The control unit may be set to automatic or manual mode. When set to manual, the power harness may be manually switched into the generator feed line. When set to automatic, the control unit automatically controls the switching, energizing and deenergizing the heaters in response to temperatures sensed by sensors 13 and 14. In this way, as is described in more detail hereinafter, a known portion of the ground to be excavated is thawed without overheating the applicators.

Once activated and set to automatic, control unit 11 reads the temperature sensed by temperature sensor 14. The control unit compares the temperature sensed with two temperature values preset by the operator. If the sensed temperature is less than the first preset temperature, the control unit, subject to its response to the temperature sensed by temperature sensor 13 which response is described hereinafter, energizes the heaters. If the sensed temperature is greater than the second preset temperature, the control unit deenergizes the heaters.

If temperature sensor 14 comprises three sensors, then the control unit, again subject to its response to sensors 13, will energize the heaters if any of the three sensed temperatures is less than the first preset temperature. Similarly, if any of the three sensed temperatures is greater than the second preset temperature the control unit deenergizes the heaters.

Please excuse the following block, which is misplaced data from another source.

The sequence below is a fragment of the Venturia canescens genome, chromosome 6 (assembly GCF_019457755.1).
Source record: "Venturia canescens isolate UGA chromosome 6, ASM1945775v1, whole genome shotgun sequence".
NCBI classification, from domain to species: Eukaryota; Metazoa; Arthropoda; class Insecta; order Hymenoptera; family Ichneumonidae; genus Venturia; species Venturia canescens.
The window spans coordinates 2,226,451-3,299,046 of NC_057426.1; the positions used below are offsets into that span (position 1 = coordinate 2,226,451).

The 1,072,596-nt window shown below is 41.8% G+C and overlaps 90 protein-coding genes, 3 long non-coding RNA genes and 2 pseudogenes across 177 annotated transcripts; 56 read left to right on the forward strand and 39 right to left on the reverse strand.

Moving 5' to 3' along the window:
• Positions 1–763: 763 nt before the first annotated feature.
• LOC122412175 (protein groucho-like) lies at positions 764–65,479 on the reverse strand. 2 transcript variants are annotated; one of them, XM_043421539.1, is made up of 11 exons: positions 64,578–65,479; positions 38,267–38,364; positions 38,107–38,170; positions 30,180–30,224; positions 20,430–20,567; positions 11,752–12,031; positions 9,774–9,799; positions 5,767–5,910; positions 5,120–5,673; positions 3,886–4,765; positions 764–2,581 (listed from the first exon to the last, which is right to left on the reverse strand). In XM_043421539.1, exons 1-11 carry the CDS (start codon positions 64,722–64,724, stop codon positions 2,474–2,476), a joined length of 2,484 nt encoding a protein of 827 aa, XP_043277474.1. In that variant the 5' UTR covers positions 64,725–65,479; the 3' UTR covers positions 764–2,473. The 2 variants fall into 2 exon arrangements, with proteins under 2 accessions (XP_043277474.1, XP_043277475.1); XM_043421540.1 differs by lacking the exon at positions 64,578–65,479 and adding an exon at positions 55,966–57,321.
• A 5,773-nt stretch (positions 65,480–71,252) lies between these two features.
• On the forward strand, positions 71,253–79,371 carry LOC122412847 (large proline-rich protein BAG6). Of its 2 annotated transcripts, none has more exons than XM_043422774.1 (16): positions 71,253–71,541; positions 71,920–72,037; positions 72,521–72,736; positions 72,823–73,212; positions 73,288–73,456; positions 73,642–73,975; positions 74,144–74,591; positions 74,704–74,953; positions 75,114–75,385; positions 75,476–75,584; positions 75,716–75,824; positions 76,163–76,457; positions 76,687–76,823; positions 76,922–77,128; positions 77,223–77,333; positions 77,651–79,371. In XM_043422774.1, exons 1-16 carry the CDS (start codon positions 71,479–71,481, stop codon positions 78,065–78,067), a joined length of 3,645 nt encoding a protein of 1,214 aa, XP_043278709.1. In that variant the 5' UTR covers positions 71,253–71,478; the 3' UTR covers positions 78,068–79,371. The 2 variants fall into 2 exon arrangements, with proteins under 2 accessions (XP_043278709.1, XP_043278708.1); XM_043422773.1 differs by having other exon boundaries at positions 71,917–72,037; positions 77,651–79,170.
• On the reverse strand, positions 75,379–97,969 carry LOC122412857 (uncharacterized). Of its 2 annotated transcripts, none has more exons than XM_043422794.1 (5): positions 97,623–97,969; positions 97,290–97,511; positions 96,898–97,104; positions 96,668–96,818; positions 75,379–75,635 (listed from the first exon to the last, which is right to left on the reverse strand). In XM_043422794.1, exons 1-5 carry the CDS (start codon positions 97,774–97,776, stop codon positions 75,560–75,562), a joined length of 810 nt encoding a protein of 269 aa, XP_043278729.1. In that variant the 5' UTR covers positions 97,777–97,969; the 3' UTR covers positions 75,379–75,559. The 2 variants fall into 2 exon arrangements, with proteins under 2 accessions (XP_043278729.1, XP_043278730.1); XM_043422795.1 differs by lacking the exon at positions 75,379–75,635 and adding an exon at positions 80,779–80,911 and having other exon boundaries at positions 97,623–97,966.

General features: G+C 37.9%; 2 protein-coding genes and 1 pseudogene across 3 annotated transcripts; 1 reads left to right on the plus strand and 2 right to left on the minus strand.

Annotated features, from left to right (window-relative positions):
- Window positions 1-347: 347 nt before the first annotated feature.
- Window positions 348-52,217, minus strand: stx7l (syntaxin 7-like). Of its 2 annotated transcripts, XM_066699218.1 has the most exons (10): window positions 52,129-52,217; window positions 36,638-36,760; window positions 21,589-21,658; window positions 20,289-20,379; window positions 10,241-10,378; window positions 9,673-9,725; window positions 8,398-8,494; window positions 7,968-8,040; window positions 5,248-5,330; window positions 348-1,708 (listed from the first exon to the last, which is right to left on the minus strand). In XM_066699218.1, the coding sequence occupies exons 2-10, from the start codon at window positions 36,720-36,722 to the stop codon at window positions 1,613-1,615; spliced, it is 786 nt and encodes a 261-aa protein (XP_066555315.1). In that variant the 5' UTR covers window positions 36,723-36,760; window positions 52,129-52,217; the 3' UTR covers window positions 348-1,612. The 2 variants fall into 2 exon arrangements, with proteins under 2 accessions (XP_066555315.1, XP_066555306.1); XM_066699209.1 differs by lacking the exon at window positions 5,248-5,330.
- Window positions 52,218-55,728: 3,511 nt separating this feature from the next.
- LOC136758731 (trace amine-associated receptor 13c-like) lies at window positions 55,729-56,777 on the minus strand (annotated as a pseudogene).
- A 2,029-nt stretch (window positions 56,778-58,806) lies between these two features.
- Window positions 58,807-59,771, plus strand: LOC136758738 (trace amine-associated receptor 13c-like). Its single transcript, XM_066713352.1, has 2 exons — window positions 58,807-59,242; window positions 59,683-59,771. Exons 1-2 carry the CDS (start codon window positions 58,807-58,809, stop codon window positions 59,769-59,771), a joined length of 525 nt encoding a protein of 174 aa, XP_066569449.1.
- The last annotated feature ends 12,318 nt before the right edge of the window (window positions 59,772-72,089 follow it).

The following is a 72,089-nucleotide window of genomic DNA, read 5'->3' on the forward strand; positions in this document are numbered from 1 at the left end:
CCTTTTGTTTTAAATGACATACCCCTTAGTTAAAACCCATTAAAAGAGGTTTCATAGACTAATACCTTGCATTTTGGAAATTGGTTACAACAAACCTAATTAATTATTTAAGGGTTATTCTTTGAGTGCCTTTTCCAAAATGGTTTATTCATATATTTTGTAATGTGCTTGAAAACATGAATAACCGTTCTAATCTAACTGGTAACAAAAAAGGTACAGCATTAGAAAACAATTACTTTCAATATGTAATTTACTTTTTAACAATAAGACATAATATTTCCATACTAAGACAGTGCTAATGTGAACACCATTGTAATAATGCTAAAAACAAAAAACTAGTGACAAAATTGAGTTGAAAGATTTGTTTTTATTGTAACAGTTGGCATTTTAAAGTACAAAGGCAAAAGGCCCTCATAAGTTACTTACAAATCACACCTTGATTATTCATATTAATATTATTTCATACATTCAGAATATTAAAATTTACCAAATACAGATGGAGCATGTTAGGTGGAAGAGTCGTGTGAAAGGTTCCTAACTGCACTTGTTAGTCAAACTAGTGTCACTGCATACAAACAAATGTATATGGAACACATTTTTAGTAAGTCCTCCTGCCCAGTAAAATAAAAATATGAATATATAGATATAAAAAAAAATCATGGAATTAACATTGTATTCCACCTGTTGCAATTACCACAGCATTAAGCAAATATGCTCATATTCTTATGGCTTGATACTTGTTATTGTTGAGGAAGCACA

The second preset temperature should be in the range of 0° C. to 1° C. so that the ground will have thawed, or be on the verge of thawing, in the vicinity of temperature sensor 14 when the heaters are deenergized in response to the sensor. 0° C. is a satisfactory temperature as at this temperature and before ice melts a large drop in the shear strength of the ice-soil mixture occurs.

It will be realized that upon sensor 14 detecting the second preset temperature, the ground between sensor 14 and the closest heater thereto will have attained a temperature greater than the second preset temperature. Indeed, at a distance of 2 to 3 centimeters from the applicator, the temperature may exceed 100° C. Further, the ground on the side of sensor 14 remote from the closest heater will have attained a temperature less than the second predetermined temperature, however, such ground will continue to heat after the heaters are deenergized as the energy in the ground equilibrates.

The first preset temperature is selected so that heating will commence if the ground in the vicinity of sensor 14 is frozen. In addition, this temperature is set so that once the second preset temperature is reached the ground between sensor 14 and the closest applicator will not refreeze prior to excavation. Consequently, this first preset temperature may be 0.4° to 1.0° C. less than the second preset temperature, but in no case less than 0° C. The control unit may be set to energize the heaters at a lower power level after the temperature has risen above the second preset temperature and subsequently fallen below the first preset temperature, as less energy is necessary to prevent the ground from refreezing than is necessary to thaw it.